Thursday, 5 January 2017

Things nobody tells you about unemployment

When I was in high school in the 1990s unemployment in Victoria was grindingly high.  My High School annual from 1990 recorded sadly that many pupils had left the school in Years 11 or 12, but mostly not in order to take up jobs.  The younger version of me felt that unemployment was the worst thing that could happen to a person, and that it was somehow the parent of every other bad thing that could befall a person (drug addiction, petty crime as a victim or petetrator, not owning books, never watching the ABC).

This had a certain amount of truth to it.  However, there were a couple of things about unemployment that nobody tells you.  For example, nobody tells you you'll develop a complicated relationship with humiliation.  There's nothing to be proud of in being out of work.  The unemployed are regularly exhorted to do volunteer work; in the "Work for the Dole" pase they're compelled to.  This corrodes the pride you might have had in being a volunteer.  You say you want to serve your community?  Yeah, well, so you should be since it's supporting your lazy arse.  It doesn't stop there.  You come to apply some of that venom to yourself.  You say that you're a dole bludger, a parasite, a leech.  Drink in every last contempt-powered syllable.  That hate says you won't be like this forever.

Something else nobody tells you is that unemployment obliterates your past.  When you tell somebody "I'm out of work" or "I'm unemployed", surprisingly few questions follow about your life before your current state.  It doesn't matter at all what you did or what you studied, how many languages you understand or how many times you've been published.  You're unemployed and that's as much as anyone needs to know.  Please report to this three day course to be taught how to write a cover letter.  Remember not to wear football shorts to a job interview.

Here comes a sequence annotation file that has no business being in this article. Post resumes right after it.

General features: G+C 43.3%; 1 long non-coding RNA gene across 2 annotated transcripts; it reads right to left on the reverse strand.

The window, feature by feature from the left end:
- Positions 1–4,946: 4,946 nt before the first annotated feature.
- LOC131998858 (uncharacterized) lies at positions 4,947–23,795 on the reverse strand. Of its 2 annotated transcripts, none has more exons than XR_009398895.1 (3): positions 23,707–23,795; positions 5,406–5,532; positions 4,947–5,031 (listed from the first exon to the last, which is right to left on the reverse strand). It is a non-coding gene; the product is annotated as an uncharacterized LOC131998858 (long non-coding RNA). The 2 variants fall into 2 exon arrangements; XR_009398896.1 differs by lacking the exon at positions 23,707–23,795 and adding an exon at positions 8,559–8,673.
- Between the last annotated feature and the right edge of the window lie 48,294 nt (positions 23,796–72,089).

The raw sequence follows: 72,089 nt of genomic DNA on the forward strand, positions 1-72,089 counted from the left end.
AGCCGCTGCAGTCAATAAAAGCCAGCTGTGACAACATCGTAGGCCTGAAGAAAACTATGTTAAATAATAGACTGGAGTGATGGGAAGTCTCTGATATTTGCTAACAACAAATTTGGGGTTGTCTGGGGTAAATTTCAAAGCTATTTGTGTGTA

It's a shock to discover that you become deconditioned for work remarkably quickly.  Physically you're fit and hard and strong.  In the past you worked 10-15 hour days for a week or more at a stretch.  And one day after a couple of months of compulsory idleness you contemplate an 8 hour shift and wonder how on earth anyone manages it.

You also don't expect to become self-buttressing.  The world that affects you shrinks to the outer layer of your skin, or perhaps the foot or two surrounding it.  If you can keep that more-or-less inviolate then you have a bunker from which to emerge if things get better.  At an intellectual level you're aware of events beyond that little bubble.  When you can't affect something the only question is whether you can endure it.  Keep building the walls and the buttresses.

Unemployment, it turns out, isn't the worst thing that can happen.  It's unlikely you'll die.  It's not more likely to ruin your life than any number of other experiences.  But it's corrosive and suspends your future and erases your past.  And this is something you should know when it happens to you.

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